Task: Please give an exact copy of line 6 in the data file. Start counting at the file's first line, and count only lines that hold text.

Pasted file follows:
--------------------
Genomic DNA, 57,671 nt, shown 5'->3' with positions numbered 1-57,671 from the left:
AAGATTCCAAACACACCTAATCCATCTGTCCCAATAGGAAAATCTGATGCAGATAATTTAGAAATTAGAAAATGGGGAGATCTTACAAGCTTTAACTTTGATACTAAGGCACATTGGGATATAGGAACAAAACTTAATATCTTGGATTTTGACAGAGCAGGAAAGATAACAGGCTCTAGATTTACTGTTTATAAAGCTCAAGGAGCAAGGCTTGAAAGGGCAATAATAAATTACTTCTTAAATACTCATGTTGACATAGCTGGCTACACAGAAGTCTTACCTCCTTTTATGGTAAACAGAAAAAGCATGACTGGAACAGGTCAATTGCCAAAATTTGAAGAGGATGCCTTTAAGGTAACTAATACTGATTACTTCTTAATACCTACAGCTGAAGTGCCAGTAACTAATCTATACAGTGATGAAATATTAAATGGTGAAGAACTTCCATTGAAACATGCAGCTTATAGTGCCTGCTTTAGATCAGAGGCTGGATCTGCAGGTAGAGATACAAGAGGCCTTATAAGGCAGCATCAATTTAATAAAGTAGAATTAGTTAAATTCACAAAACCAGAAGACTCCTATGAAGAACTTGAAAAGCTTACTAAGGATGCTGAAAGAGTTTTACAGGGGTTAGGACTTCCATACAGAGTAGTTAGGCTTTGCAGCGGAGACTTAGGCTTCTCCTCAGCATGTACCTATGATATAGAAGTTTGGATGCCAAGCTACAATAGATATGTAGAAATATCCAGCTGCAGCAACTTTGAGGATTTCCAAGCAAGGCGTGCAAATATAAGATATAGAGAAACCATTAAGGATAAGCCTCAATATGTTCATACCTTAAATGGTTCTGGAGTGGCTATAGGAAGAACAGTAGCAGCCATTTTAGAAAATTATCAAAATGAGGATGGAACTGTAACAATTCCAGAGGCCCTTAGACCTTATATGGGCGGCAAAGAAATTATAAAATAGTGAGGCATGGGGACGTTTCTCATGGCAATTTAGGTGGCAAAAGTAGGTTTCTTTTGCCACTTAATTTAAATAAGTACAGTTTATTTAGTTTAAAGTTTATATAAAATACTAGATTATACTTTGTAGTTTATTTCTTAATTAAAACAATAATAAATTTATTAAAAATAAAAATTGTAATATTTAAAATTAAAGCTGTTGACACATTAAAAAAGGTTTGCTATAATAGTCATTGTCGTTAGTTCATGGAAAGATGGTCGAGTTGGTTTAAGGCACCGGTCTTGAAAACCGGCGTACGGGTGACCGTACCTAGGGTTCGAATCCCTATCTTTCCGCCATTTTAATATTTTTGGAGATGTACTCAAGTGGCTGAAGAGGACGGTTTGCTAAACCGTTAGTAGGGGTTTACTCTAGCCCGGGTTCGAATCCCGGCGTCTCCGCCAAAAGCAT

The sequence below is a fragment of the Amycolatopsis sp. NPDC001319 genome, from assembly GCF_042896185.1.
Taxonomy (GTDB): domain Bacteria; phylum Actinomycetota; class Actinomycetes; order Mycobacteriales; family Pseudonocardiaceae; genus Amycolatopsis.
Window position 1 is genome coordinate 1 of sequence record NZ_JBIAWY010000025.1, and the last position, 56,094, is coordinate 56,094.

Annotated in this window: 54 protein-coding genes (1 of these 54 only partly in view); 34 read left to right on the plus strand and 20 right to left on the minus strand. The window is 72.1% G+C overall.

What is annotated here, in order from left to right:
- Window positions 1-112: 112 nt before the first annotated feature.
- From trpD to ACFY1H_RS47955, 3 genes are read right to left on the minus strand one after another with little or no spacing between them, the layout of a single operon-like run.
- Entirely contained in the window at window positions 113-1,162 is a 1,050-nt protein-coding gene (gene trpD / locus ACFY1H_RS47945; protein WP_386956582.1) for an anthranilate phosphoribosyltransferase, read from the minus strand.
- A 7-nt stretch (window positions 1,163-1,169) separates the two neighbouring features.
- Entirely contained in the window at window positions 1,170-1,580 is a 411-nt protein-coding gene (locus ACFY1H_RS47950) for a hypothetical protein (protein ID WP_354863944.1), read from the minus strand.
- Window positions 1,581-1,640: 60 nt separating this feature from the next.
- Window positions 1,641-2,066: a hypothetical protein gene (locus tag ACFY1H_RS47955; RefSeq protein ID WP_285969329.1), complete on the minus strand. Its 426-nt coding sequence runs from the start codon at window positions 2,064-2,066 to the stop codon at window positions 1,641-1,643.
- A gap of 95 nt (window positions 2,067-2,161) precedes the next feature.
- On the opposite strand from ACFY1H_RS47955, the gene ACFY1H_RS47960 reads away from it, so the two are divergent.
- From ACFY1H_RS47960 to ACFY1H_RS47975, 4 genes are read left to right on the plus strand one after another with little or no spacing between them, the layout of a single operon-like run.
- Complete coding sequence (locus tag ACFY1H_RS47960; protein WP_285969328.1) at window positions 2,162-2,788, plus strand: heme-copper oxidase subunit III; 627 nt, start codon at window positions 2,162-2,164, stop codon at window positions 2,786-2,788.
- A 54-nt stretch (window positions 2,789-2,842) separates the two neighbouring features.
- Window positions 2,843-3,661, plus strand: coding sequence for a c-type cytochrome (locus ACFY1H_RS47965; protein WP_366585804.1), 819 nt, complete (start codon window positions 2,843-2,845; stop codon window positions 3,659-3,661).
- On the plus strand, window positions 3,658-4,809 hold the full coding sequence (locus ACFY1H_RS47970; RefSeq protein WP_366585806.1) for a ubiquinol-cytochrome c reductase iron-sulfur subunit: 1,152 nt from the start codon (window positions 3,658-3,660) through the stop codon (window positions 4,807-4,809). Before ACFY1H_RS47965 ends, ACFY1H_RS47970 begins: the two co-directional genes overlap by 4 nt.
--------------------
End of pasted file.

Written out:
Annotated in this window: 54 protein-coding genes (1 of these 54 only partly in view); 34 read left to right on the plus strand and 20 right to left on the minus strand. The window is 72.1% G+C overall.